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Stunning new filtering plan contradicts its “Your World” marketing campaign

Speaking at the World Economic Forum in Davos, Switzerland, AT&T CEO Randall Stephenson confirmed that the telecom and internet giant is “very interested” in a “technology based solution” to monitor data passing through its networks for rogue peer-to-peer traffic.

“It’s like being in a store and watching someone steal a DVD,” said Stephenson. “Do you act?”

Such a move would affect more than just AT&T’s subscribers, as the company’s network investments represent a sizable chunk of the internet’s backbone – which results in almost all Internet data passing through its network at some point. Given that AT&T has, so far, been pensive about the scope of such a project, many are assuming the worst.

More importantly, AT&T may forfeit its end of the deal in what Slate’s Tim Wu calls “the grand bargain of common carriage:” legal immunity from whatever claims might arise from data its network transports, in exchange for offering network service to anyone in a nondiscriminatory fashion. “AT&T's new strategy reverses that position and exposes it to so much potential liability that adopting it would arguably violate AT&T's fiduciary duty to its shareholders,” writes Wu.

In an absence of any official word on why AT&T wants to implement such a project, many people think that the primary motivator is an alarmed response to the growing percentage of traffic attributable to P2P activity; various surveys claim that anywhere from 30 to 90 percent of all internet traffic is P2P related. Lately, ISPs both large and small have been testing the waters with a variety of traffic-shaping initiatives, including Comcast, which last year found itself in the middle of a scandal over how it handles BitTorrent traffic.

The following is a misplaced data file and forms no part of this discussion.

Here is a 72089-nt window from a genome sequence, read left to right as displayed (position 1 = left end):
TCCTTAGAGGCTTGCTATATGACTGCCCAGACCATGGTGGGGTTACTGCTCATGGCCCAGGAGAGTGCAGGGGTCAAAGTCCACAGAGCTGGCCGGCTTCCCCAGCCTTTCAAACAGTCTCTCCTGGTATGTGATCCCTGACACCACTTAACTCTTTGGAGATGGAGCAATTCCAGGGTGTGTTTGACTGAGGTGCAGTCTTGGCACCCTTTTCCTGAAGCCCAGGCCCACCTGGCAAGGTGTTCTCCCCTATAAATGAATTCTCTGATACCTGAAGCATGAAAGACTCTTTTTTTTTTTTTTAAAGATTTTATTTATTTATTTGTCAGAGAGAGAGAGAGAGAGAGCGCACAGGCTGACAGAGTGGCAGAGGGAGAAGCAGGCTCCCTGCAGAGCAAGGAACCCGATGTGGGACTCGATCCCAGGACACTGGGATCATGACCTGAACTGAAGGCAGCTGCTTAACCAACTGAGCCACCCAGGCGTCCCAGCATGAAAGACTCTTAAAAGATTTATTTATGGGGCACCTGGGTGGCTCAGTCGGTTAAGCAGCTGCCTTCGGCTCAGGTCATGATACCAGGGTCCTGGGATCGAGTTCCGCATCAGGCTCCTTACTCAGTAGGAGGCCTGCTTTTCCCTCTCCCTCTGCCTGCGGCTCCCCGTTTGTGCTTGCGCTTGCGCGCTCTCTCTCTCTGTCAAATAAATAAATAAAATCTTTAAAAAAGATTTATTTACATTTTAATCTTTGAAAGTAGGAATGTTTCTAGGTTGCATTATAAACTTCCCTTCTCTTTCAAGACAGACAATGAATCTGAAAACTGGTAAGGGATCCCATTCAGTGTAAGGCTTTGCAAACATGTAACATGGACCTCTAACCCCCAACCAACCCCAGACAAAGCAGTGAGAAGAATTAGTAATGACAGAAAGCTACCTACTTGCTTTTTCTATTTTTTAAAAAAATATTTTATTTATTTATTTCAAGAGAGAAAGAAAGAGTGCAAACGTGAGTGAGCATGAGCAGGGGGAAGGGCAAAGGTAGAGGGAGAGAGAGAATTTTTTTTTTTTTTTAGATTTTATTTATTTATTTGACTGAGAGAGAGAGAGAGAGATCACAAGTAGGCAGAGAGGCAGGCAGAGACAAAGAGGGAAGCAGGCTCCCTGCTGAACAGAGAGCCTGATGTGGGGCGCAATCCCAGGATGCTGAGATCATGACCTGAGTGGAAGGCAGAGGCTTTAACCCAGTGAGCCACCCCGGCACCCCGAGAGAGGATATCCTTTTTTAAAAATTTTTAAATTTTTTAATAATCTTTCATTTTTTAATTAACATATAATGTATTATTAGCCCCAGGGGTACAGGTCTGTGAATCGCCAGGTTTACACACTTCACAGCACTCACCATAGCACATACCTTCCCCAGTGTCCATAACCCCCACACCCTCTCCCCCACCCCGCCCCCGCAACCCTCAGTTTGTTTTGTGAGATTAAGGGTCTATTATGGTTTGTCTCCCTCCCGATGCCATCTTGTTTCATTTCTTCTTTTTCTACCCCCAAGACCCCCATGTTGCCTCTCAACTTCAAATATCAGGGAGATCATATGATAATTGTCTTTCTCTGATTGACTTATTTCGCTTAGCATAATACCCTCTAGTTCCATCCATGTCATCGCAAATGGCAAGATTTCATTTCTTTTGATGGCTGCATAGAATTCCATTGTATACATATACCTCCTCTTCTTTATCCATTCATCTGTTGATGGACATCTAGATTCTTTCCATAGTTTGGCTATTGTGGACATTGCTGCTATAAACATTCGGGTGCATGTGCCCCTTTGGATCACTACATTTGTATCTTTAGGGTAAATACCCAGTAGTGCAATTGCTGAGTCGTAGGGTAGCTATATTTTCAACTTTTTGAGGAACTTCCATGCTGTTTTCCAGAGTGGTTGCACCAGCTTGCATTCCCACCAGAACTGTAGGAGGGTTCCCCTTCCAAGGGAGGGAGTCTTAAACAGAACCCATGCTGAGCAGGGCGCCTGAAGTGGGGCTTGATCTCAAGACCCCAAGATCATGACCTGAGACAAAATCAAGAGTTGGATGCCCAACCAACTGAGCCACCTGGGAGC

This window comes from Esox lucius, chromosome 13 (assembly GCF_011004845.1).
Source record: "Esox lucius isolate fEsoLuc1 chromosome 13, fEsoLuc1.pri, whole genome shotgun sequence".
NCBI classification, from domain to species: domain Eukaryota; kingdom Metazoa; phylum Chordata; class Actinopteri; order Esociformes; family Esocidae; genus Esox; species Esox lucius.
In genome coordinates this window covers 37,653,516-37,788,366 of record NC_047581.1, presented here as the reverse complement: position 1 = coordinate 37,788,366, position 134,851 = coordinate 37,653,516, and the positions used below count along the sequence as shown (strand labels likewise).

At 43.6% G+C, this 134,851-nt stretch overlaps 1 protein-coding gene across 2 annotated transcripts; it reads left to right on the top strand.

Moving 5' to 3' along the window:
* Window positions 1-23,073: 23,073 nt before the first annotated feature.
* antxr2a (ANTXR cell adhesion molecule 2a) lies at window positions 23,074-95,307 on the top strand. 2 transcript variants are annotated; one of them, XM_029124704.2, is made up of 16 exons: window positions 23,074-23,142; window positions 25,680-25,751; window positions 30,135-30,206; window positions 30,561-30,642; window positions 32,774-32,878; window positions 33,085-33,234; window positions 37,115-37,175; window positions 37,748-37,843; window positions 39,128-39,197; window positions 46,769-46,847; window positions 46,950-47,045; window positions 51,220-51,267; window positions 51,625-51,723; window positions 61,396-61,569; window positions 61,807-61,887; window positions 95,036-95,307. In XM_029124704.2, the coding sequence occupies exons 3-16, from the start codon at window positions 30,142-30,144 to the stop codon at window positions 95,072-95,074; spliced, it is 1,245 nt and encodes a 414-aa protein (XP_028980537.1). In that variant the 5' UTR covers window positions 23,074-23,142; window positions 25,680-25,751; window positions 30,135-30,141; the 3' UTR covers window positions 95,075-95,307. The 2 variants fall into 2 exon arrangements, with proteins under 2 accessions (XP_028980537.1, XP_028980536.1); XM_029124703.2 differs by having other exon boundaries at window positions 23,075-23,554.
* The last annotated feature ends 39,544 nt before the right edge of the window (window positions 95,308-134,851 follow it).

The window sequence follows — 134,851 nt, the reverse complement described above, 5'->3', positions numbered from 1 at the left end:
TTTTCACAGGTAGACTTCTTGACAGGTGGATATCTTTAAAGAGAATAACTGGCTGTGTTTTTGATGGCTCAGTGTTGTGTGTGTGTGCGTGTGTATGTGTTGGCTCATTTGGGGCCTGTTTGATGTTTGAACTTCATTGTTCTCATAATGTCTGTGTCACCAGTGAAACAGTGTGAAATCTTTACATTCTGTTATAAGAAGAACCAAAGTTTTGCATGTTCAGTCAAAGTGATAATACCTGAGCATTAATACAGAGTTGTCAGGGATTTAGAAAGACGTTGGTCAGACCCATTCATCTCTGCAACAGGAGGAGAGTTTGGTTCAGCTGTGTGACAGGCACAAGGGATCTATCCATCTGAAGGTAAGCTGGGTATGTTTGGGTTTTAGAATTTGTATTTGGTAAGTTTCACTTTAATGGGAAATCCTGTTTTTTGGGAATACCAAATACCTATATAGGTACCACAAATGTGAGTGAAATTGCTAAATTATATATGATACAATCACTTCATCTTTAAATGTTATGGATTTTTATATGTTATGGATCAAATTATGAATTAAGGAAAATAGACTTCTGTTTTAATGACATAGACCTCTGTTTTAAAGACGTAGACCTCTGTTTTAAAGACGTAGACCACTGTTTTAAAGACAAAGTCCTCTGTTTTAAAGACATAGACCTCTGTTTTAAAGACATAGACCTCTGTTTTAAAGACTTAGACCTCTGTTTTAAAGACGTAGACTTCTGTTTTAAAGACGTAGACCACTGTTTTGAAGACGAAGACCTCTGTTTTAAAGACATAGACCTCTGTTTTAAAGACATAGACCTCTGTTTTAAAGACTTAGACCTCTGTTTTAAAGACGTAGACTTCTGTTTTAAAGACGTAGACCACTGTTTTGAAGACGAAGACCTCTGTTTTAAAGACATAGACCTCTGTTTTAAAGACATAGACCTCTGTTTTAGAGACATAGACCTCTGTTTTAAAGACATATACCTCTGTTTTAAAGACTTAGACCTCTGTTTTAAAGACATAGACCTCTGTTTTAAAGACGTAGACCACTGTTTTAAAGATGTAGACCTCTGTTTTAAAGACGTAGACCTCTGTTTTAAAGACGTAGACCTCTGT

According to AT&T – as well as anecdotal reports and commentary from other ISP employees – Internet users should expect a more managed Internet experience in the near future, as technology is finally becoming sophisticated enough to allow for such large-scale projects.

“We recognize we are not there yet but there are a lot of promising technologies,” said AT&T executive James Cicconi, “but we are having an open discussion with a number of content companies … to try to explore various technologies that are out there.”

If anyone has the expertise to deploy such a large filtering project, it would be AT&T: the company was already caught red-handed with powerful data-mining hardware, which it used to gather information on the nation’s web traffic for the NSA.

“The volume of peer-to-peer traffic online, dominated by copyrighted materials, is overwhelming. That clearly should not be an acceptable, continuing status,” said NBC Universal’s general counsel, Rick Cotton. “The question is how we collectively collaborate to address this.”

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RE: Wrong analogy, AT&T
By winterspan on 1/26/2008 7:55:04 PM , Rating: -1
Where in the hell did you get the idea that you can just arbitrarily assign the status of "public sphere" to P2P activity?
As an example, I currently use P2P technology to transfer files between a computer at my house and one which I leave at a friend's house. MY DATA is going through this communication method. How is that any different than sending email? How would that NOT be the same type of invasion of privacy as searching through my email?
You cannot just start filtering a whole technology because some use it for nefarious purposes. That is just crazy.

As a poster said above, this is all a load of bullshit. The only reason AT&T suddenly becomes Hollywood's favorite buddy is because THEY WOULD LOVE to cut out 50% of the total bandwidth they provide, especially on the upstream side.

Besides, piracy as a % of P2P traffic is probably at it's all time high. As soon as large scale PAID HD movie rental/download systems start to utilize the technology, along with all the video podcasts, game downloading, etc that currently use p2p technology, It will become much more important as a general service.

This type of behavior just continues to reinforce the absolute need for internet neutrality legislation to keep these fuckers eyes and hands off of our traffic. a packet is a packet is a packet.

Vote for Obama! He actually understands the need for comprehensive broadband legislation! :

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